All the Vegan Gluten-Free Yums at the Free From and Allergy Shows, Melbourne

Spending the day at the Free From and Allergy Shows last weekend was an eye-opener. Allergies and life-threatening illnesses relating to diet are still on the increase in Australia. The number of people who then attend shows like the Free From and Allergy Shows brings this point home.

Many Melburnians braved the wintery wet weather outside to travel to the Melbourne Convention & Exhibition Centre to experience the show. There were talks from leading health and media experts and vendors spruiking new products and information. There was also the overhanging vibe that allergies and illnesses can be remedied or managed with the help of a specific diet.

A Plant-Based Diet can transform your health

Dr Malcolm Mackay of Plant Based Health Australia started the day with his talk. He delivered one simple message which has always made sense to me. We choose what we put in our mouths, and what we choose can either be a benefit or a detriment to our overall health. Optimise your health with a wholefood plant-based diet and you can reap the benefits. Overall health begins in the gut where around 60 to 70% of our immune cells are found. Unhealthy microbiome can then lead to allergies and auto-immune issues.  So, a wholefood plant-based diet is the most effective treatment for many of the illnesses we’re seeing in our current world. The key is to promote good microbiome in the gut and reduce inflammation in the body with two key actions:

  • Avoid highly-processed foods
  • Minimise, even eliminate, the oils your diet
  • Cut dairy and meat out of your diet

To maintain microbiome diversity, you should observe a diet that’s made up of half non-starch foods and half starchy grains.

Businesses are acknowledging the rise and power of the vegan diet

It’s common knowledge that Australia is one of the world’s fastest growing markets for vegan products; currently third in the world. Food businesses have been quick to take note: developing vegan products for their existing product lines. There hasn’t been a time in history when consumers have been more informed about their food, the benefits, the cruelty suffered by animals, and the effects of production on our environment. But there’s still a long way to go if businesses want to move towards all-vegan ranges.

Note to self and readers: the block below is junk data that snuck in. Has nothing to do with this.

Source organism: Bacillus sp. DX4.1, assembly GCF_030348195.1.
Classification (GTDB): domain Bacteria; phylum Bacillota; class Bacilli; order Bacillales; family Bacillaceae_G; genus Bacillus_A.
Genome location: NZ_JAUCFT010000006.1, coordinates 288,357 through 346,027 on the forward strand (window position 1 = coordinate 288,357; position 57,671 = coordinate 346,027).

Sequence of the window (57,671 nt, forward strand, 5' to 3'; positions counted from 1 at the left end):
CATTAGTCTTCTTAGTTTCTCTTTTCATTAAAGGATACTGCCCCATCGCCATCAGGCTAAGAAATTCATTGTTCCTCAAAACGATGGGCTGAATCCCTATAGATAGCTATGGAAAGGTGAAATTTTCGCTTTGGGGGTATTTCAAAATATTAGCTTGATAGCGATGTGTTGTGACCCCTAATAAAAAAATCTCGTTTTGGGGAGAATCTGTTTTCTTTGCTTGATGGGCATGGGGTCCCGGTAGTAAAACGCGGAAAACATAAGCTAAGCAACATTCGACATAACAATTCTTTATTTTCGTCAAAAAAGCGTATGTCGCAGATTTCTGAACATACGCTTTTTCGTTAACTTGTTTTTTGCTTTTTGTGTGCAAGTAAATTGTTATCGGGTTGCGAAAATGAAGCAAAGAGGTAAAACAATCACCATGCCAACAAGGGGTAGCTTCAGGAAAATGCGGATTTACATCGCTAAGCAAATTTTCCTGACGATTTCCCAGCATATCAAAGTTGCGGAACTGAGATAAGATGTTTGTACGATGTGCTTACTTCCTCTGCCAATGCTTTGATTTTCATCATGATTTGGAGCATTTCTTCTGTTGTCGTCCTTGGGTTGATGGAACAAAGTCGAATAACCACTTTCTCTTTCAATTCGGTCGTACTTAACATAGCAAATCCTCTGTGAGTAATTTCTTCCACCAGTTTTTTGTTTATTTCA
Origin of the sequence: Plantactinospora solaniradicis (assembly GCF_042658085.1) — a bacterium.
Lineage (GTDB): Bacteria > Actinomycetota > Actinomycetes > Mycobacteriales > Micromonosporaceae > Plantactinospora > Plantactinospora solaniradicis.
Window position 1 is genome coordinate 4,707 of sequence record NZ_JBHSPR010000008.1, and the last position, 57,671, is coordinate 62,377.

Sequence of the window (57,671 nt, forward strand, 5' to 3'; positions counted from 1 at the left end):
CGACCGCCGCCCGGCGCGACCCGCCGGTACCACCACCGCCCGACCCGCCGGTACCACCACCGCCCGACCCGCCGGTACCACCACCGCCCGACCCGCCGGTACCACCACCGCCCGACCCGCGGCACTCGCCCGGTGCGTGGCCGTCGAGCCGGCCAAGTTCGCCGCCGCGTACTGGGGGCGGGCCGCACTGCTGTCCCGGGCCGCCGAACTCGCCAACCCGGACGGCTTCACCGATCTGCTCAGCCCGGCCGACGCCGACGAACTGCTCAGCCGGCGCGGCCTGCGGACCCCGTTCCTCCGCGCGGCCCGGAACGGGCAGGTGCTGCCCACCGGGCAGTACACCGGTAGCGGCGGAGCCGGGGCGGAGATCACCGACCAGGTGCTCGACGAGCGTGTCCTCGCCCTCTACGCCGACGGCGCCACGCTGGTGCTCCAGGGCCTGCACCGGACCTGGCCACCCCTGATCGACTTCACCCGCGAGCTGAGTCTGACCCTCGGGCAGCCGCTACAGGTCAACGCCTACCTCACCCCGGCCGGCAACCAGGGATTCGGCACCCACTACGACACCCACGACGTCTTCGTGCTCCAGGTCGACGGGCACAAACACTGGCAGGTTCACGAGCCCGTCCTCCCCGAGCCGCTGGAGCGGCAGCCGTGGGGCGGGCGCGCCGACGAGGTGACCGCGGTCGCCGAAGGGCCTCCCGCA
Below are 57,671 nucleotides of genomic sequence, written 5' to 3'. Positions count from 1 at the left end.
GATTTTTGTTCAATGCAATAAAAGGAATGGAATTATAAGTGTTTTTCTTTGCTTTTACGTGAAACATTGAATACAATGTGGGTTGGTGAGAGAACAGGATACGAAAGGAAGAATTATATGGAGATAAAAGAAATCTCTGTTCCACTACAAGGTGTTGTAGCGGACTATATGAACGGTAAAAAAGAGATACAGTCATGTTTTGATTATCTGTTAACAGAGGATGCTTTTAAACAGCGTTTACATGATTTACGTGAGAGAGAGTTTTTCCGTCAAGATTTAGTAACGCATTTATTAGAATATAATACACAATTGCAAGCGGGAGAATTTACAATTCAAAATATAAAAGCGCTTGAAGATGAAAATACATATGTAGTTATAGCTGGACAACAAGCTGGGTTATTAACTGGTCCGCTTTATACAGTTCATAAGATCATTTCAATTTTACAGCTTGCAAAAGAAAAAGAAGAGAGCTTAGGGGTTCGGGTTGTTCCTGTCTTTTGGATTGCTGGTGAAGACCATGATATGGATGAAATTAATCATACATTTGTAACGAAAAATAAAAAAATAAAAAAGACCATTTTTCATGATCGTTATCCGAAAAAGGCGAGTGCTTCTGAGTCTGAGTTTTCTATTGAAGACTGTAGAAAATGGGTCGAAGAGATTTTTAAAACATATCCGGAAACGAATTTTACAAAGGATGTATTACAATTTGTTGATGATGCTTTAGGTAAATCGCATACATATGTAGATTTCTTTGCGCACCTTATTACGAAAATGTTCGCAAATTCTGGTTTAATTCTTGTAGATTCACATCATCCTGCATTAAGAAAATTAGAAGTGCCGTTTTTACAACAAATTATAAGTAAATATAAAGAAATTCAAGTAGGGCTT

From the vendors on show at the Free From and Allergy Shows, there is hope. From sauces and condiments, to breads, plant milks and snacks, the possibilities are endless. Even the coffee stand at the shows offered plant-based milks for coffee and sold vegan gluten-free slices. Whether businesses decide to heed the current trends of people shifting to a plant-based diet will be interesting to observe in years to come. The current state of our world is making it clear that businesses need to prepare for the reality of shifting to fully plant-based, vegan, business models. They need to start preparing now!

Just don’t forget the ‘yum’ factor

I was keen to sit in on Olivia Jackson’s presentation about the steps to take when you’re diagnosed with Coeliac Disease. As you know, I was diagnosed with Coeliac Disease a couple of years ago so Olivia’s talk naturally piqued my interest. Olivia is the owner and publisher of yum. Gluten Free, an Australian resource for all things gluten-free. Foremost, I need to mention that yum. Gluten Free does not have a vegan focus, but there are some points from Olivia’s talk that can translate to vegans with Coeliac Disease.

It can be hard to travel with Coeliac Disease, but that’s not to say it’s impossible. It’s just a matter of being informed about Coeliac Disease, what kitchens need to be aware of, and what travellers need to do in order to have an amazing experience without being ‘glutened’. Olivia revealed that 50% of people don’t dine out after being diagnosed with Coeliac Disease, but luckily Australia has some of the toughest food labelling standards in the world.

To give people with Coeliac Disease the confidence to dine out again, she believes communication is the most important element:

  • Do your research and talk in groups specific to gluten-free social groups or follow hashtags
  • Gluten-free is the most important label so avoid ‘may contain’ foods
  • Incorporate a gluten supplement in your travels to break down gluten in the body
  • Communicate to restaurants effectively e.g. ‘airbourne flour is like glitter’
  • Talk to a restaurant on the phone in the days leading up to your visit; can they cater for you?
  • Re-confirm your order once it’s delivered to the table
  • Educate and change the way we talk about Coeliac Disease with concise messaging

As a vegan who is Coeliac Disease, I have discovered food businesses need to be educated about the vegan diet; it’s not the same as gluten-free. I will echo Olivia’s thoughts that you need to disclose your condition as concisely as possible. However, your vegan requirements need to be communicated just as thoroughly and effectively.  If I can quote Olivia: “knowledge is power”.

Disclaimer: Justine de Jonge of Fire & Tea was a guest of the Free From Show and Allergy Show, and received a complimentary double pass. All views and reporting expressed above are that of her own. Justine did not receive any payments from any companies mentioned or photographed for this blog post.

Join the Fire & Tea mailing list.

Want to discover new travel tips on how to travel the vegan road?

 

Subscribe to the Fire & Tea mailing list and join me in my vegan food travels.

Share9
Tweet
Pin